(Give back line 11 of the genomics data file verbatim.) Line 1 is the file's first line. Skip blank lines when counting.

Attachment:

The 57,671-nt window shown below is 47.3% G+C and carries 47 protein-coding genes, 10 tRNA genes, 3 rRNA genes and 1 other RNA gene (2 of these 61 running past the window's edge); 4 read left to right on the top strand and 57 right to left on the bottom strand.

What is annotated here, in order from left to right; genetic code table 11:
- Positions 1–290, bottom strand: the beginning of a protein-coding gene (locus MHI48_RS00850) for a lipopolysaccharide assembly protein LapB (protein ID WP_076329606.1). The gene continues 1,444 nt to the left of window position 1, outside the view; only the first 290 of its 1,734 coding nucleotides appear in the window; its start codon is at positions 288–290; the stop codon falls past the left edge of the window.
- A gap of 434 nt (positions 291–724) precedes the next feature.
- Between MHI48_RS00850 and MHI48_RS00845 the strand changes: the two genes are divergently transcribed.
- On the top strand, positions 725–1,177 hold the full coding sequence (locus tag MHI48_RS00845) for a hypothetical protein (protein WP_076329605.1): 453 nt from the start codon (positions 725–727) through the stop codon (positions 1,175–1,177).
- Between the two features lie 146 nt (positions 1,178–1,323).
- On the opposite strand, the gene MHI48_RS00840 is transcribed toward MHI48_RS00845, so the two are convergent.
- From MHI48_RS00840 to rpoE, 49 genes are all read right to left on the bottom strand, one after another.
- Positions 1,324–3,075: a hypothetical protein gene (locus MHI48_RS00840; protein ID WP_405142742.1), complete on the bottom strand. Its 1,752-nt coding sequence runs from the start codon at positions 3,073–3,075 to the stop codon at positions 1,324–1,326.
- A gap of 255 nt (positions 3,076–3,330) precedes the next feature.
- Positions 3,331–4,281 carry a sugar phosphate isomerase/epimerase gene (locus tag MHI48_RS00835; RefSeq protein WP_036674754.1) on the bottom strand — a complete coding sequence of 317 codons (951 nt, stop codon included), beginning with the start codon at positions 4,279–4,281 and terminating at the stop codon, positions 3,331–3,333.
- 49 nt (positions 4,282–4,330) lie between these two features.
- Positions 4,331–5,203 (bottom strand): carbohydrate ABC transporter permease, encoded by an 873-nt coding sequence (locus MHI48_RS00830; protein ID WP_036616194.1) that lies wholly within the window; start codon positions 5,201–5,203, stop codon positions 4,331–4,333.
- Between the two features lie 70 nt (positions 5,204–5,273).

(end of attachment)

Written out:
- A gap of 255 nt (positions 3,076–3,330) precedes the next feature.